Two wonderful sisters attend our church. One came first. She loved the music and the people. And, as a professional percussionist, found great delight when she soon began to participate. A Christian for much of her adult life, she had been praying her sister would join her. And one day she did.
Most of her adult life this second sister had been searching. In her own words she “tried everything.” She explored Eastern religion and various churches, independent and organized, formal and loose, orthodox and experimental. Nothing “fit.” Until she joined her sister. She said, “By the end of that first service I knew I was home.” But the third worship service changed her life.
Periodically, to “remember our baptism,” and so also our identity in Christ, we, like generations of Christians before us, dip a branch into a bowl of water and fling water into the congregation. I confess as a pastor I was first a bit anxious about this. Would folks think we’ve lost our mind? Would it feel too showy? Would it detract from the words of confession and assurance that framed it rather than enhance and add to them? The first week my fears were set aside.
Maybe because we were in a worship renewal year (http://worship.calvin.edu/grants/) of “remembering our baptism?” Or maybe because people were hungry to act out the liturgy? Grade schoolers revelled in the experience, some motioning enthusiastically for more water to come their way; adolescents delighted; some seniors closed their eyes as if gathering memories recent and past.
This sister remembers it well. Because it changed her life. The flung water didn’t seem any more foreign than anything else; every part of worship was new. She had no expectations. But she could not have anticipated what actually did happen. When the water hit her she felt and was new. She said, “I’ve had all kinds of highs, art and music and sex, LSD and marijuana, but this was a high of another scale. It was as if the love of God surrounded me and lifted me off my chair. As if right then, I was baptized by the Holy Spirit. Right then I became a Christian.”
More often the results of enacting the liturgy are less dramatic. Often, when we rehearse the timeless rites of worship, feelings seem minimal or absent. Even when they are present, seen through tears of recognition or deep reflection, they’re often unnoticeable.
The experience of these wonderful sisters makes me remember what the insightful orthodox liturgist Alexander Schmemann wrote: the liturgy “actualizes” the church. In other words, when we enact the liturgy, we become our true self (For the Life of the World, St. Vladimir's Seminary Press, 1973/2002). We tell our true story; we more deeply enter our identity. We are never more our true selves than when we live out the story—the call to worship, the confession, the assurance, the gospel proclamation, and the Eucharist.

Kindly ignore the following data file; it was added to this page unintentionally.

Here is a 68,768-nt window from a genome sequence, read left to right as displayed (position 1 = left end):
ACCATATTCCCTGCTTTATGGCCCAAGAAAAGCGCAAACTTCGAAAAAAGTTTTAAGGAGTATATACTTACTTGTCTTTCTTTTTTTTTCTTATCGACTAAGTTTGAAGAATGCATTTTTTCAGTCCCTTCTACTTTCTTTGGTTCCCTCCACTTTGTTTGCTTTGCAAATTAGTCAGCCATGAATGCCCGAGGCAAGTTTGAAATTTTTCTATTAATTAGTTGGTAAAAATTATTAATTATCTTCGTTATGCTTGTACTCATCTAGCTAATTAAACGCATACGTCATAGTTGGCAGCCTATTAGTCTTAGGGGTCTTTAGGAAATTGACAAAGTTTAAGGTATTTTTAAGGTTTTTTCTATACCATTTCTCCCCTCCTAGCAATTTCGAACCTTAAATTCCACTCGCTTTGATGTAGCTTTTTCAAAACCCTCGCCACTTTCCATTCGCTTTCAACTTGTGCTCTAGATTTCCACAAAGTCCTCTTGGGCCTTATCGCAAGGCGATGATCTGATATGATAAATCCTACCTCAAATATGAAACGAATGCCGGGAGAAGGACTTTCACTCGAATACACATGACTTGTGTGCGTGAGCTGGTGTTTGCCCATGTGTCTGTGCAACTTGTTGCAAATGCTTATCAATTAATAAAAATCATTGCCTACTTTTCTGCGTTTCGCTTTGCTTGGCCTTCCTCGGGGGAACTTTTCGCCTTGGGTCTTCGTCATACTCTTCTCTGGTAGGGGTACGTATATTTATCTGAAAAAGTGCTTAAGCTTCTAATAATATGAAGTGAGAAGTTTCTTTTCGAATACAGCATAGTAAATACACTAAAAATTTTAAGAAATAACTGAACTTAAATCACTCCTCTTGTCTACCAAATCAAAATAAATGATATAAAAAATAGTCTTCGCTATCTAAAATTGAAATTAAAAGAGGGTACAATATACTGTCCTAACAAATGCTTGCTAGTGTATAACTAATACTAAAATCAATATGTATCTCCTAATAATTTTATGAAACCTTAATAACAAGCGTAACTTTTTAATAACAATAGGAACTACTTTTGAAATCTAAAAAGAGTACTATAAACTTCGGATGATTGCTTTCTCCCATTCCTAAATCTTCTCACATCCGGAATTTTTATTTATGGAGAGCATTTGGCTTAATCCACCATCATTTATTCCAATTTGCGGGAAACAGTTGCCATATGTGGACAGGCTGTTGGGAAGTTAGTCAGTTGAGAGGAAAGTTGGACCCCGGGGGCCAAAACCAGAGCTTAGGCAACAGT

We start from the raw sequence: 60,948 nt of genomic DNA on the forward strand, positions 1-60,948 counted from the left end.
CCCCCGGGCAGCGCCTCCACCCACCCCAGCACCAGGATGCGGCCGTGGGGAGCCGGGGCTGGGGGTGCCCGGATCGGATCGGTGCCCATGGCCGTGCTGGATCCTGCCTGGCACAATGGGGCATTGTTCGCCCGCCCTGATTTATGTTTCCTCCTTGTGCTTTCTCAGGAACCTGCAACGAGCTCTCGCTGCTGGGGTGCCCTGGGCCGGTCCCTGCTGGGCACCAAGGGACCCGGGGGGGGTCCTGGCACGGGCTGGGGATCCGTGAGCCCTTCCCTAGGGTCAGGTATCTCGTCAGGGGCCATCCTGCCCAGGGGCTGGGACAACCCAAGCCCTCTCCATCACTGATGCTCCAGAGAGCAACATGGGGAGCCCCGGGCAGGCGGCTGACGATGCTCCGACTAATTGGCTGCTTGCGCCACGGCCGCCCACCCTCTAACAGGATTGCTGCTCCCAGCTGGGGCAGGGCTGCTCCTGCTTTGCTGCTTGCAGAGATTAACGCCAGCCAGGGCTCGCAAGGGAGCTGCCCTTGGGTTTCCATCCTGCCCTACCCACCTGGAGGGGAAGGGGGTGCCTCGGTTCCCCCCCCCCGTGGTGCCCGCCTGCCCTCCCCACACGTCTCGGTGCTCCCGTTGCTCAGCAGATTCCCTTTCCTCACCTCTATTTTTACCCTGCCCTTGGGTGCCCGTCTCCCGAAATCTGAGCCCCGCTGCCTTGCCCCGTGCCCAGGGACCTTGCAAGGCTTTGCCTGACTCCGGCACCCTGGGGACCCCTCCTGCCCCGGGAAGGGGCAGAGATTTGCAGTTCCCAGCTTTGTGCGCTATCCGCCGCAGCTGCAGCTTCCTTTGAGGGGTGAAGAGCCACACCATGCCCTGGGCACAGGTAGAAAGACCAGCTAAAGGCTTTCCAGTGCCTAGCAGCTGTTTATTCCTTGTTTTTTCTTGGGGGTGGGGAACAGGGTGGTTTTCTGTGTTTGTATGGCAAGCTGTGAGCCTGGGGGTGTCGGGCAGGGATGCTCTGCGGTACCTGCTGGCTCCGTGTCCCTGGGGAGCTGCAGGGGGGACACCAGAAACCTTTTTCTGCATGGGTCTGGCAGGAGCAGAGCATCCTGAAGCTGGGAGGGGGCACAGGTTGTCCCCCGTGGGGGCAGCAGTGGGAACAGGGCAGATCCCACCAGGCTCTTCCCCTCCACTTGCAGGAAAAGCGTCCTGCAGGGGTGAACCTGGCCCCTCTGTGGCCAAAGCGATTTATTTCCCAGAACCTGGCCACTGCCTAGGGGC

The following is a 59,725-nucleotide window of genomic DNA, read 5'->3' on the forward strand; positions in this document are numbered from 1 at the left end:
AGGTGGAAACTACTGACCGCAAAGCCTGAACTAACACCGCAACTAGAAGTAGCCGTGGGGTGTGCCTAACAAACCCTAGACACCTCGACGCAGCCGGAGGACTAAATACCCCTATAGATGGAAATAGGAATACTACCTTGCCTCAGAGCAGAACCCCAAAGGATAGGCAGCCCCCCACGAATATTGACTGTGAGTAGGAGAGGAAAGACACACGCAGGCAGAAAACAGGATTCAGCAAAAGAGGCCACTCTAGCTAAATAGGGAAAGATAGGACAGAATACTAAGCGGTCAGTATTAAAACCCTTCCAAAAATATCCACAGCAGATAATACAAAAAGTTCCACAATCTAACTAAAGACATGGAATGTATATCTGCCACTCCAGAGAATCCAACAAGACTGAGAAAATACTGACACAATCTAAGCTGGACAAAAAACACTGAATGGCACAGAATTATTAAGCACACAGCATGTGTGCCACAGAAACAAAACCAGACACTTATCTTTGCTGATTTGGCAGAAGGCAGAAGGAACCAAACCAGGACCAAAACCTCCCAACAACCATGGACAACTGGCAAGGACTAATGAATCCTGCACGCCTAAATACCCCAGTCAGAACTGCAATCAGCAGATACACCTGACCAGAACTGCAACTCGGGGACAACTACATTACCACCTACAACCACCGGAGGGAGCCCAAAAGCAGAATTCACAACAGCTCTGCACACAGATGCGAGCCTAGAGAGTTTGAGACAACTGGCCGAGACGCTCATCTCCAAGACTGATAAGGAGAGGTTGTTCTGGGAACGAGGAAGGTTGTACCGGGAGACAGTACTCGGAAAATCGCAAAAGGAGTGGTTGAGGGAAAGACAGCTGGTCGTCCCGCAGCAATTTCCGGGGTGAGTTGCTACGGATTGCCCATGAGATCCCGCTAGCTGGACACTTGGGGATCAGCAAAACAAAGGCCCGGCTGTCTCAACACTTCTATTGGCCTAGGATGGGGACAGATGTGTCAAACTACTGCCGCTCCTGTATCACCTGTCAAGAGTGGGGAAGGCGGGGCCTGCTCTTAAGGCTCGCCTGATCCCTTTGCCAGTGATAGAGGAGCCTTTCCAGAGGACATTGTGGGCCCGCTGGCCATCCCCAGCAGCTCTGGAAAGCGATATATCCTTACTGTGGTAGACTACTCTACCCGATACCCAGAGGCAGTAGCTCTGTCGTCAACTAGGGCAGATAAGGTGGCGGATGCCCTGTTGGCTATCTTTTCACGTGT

I have two friends who recently lost their spouses. One after decades together. As you might imagine, after so many years of “the two becoming one,” living solo often feels vacuous, lonely, and desolate. The other is a parent of two grade schoolers. Looking ahead to the prospect of decades of solo parenting would feel daunting to anyone. Both are people of deep and abiding faith. And both told me in different times and ways that when they participate in the liturgy, when they are in a worship service, they feel most whole. In their time of grief, the place of consolation is a worship service that rehearses the story of their belonging to the gospel worship of the Father, Son, and Holy Spirit.
Why is that? It’s in part, they’ve told me, because in those moments of worship they are drawn (lifted) up into the community of saints past and present. (Isaac Watts’s “He is Our Refuge,” a new favorite of our congregation, is one example of a song whose lyrics emphasizing this profound reality). And in those moments they are comforted by God himself, often with a sense they are experiencing the same divine glory and comfort as their beloved spouse. It’s also, they’ve said, because in these life-giving words they sense they are being “carried along.” They are not their own–they belong, body and soul–to the Savior they worship. The one who promises to heal all pain and end all dying and make all things right.
This has me thinking. Could thirty minutes of “praise and worship” and an inspiring practical sermon feed their souls in the same way? At the risk of sounding like or actually being a liturgical snob, could a grieving person or spiritually wandering person be carried along in the same way? Or might such apparent cutting edge creativity actually be a stripping down, an eroding of the gospel? One that fails to have the church “actualize” our true story.
A couple years ago we began to celebrate weekly Eucharist. It happened in stages. First we celebrated monthly. Then bi-weekly. Then weekly—like most of the church of all times and places. Some participants, lifelong or converted Protestants were nervous. Wouldn’t this make communion less special? Wouldn’t it become a thoughtless routine? Wouldn’t it be inhospitable to the spiritual wondering people among us?
No. Thank God, no. As it turns out, weekly Eucharist, like the rest of the liturgy, “actualizes” the church. Schmemann was right. With the two sisters, all of us come forward with walkers or confident strides, limps and custom gaits, becoming our true, gospel selves.